We’re nearing the finish line, Global ReLeaf enthusiasts! If there’s one story that conjures images of finish lines, it would be none other than the illustrious tale of the tortoise and the hare — a tale that reminds each of us of the virtues of patience. After all, slow and steady wins the race!
But, what about the race to save the tortoise itself?
American Forests has a longstanding history of protecting and restoring the longleaf pine and the gopher tortoise. This small terrestrial turtle is known as a keystone species throughout its native longleaf range, which extends across the southeast United States — from southern Virginia all the way to Louisiana. Within its longleaf habitat, gopher tortoises are known for their extraordinary digging capacity — they often dig burrows for protection from fire, weather and predators and can dig burrows up to 48 feet in length and nearly 10 feet deep. Furthermore, tortoises are great at sharing; other species often utilize these burrows for shelter, resulting in quite a few neighbors for the small tortoise! In fact, over 360 species utilize these tortoise-dug burrows for protection, including gopher frogs, burrowing owls and the eastern indigo snake.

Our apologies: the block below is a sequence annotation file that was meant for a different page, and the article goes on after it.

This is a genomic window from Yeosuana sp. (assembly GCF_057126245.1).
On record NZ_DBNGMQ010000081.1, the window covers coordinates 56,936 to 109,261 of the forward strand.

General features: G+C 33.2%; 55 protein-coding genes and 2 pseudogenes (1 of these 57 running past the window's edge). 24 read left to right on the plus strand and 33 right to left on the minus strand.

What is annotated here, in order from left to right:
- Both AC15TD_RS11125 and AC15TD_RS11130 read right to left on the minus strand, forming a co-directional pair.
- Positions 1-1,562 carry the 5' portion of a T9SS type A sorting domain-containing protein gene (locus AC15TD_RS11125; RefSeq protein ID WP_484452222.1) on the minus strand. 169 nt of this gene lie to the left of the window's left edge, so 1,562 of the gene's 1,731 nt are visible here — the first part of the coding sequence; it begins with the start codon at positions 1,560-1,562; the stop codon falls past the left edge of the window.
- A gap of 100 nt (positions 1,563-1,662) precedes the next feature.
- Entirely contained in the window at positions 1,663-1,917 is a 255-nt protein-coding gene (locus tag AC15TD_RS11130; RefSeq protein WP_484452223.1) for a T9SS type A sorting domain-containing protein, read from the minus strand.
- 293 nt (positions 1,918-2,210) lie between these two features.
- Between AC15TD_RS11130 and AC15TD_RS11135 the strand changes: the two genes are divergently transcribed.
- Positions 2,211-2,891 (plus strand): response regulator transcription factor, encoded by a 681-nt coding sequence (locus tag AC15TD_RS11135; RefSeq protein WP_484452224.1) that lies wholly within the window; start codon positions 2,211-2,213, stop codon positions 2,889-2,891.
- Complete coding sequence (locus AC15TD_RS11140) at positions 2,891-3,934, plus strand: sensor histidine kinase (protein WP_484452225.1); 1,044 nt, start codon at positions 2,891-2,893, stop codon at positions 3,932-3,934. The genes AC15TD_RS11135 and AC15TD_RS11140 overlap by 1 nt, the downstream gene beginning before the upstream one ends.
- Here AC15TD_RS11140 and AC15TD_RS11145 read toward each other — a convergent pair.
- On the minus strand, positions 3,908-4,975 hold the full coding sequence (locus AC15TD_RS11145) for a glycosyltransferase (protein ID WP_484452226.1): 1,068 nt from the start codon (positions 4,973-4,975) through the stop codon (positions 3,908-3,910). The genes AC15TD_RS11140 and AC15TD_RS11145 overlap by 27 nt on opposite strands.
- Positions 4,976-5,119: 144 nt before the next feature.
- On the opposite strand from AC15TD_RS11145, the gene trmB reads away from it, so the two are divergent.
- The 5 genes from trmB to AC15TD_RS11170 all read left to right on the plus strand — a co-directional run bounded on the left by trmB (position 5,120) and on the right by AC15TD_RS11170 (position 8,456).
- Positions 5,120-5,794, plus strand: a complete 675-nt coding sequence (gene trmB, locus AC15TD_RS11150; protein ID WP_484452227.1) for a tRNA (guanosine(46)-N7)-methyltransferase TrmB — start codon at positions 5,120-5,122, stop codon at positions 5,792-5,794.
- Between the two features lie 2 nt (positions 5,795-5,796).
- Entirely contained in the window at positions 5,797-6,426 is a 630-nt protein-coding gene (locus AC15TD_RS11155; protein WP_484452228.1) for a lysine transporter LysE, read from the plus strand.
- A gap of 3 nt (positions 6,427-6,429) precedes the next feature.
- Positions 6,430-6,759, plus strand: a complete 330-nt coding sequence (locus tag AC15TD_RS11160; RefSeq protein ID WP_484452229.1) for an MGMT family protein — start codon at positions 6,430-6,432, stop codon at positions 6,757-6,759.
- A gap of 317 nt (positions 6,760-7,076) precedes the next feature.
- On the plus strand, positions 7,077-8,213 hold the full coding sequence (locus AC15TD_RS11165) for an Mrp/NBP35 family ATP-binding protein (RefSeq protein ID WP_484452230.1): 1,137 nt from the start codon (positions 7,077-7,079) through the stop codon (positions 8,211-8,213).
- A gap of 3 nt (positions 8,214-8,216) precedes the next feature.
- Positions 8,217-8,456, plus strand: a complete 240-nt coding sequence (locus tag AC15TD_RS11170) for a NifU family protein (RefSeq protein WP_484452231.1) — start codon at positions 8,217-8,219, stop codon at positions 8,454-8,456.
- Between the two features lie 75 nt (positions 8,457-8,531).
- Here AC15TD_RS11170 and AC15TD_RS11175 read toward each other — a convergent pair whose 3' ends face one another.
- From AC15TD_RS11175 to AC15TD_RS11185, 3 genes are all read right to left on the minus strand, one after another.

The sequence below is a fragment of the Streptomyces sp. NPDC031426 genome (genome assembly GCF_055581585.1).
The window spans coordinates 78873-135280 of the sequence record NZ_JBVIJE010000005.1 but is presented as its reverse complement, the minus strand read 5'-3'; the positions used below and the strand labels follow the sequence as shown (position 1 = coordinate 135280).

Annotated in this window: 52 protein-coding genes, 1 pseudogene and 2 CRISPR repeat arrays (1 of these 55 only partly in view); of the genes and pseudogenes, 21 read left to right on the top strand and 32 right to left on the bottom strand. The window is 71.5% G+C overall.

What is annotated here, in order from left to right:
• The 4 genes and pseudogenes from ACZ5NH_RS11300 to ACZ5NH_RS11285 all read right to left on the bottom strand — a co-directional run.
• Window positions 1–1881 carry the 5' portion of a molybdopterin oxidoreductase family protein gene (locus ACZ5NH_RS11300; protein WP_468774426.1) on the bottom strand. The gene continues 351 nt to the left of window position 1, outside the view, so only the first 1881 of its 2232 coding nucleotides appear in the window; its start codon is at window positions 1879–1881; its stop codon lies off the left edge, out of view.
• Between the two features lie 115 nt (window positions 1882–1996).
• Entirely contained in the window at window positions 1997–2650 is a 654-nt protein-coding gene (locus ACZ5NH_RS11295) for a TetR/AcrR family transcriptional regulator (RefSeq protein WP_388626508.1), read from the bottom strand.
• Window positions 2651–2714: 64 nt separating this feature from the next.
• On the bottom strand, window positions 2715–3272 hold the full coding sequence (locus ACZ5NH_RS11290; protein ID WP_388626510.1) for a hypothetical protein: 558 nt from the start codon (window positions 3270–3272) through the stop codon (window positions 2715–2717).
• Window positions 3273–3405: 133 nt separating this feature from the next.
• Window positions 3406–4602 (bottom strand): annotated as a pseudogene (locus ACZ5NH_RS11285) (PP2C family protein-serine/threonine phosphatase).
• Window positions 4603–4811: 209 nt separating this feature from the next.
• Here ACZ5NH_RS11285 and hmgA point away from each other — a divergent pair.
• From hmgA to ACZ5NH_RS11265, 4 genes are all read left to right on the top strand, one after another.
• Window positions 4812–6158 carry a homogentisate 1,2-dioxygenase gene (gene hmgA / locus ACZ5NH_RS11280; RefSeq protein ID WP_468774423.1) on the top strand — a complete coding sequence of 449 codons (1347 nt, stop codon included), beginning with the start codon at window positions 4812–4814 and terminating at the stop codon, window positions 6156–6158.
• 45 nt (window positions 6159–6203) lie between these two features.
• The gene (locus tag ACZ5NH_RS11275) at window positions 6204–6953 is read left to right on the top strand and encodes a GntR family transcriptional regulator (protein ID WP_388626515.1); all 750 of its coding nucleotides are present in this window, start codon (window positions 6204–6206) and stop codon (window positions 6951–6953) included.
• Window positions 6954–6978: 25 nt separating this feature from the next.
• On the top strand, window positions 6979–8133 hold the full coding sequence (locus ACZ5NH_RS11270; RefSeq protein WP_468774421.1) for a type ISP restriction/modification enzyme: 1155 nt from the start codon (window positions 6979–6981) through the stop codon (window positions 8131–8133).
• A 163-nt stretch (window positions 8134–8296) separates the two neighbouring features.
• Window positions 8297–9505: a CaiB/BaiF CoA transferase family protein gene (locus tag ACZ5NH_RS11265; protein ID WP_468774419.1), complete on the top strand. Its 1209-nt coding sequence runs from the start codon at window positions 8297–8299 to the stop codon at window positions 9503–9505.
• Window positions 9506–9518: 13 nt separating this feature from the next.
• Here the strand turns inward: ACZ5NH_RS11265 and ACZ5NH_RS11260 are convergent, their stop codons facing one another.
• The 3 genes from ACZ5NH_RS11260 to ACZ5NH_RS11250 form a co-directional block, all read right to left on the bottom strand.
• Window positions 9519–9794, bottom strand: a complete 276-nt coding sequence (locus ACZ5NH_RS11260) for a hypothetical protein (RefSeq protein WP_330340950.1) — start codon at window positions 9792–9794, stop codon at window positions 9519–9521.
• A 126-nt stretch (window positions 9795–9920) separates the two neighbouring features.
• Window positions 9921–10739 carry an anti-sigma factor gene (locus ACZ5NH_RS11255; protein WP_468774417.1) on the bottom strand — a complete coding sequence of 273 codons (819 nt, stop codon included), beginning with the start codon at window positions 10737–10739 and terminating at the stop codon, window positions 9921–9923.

Longleaf forests have faced threats of their own, and the subsequent loss of habitat has been devastating for the gopher tortoise. Before European settlement, longleaf pine forest dominated nearly 90 million acres across the south. However, clear cutting and other such practices have nearly decimated the longleaf pine ecosystem — currently longleaf pine has been relegated to less than 5 percent of its prior native range.
All hope is not lost, however. Beginning with one of our pioneer longleaf projects, American Forests planted more than 22,000 longleaf pine seedlings in Mississippi in 1994 to restore habitat for this vulnerable turtle and other species. Since this initial endeavor, more than 7 million longleaf pine trees have been planted in our 25-year Global ReLeaf history. We are proud to note that these restoration activities are continuing today — including more than 100,000 longleaf pine being planted in Florida in 2015.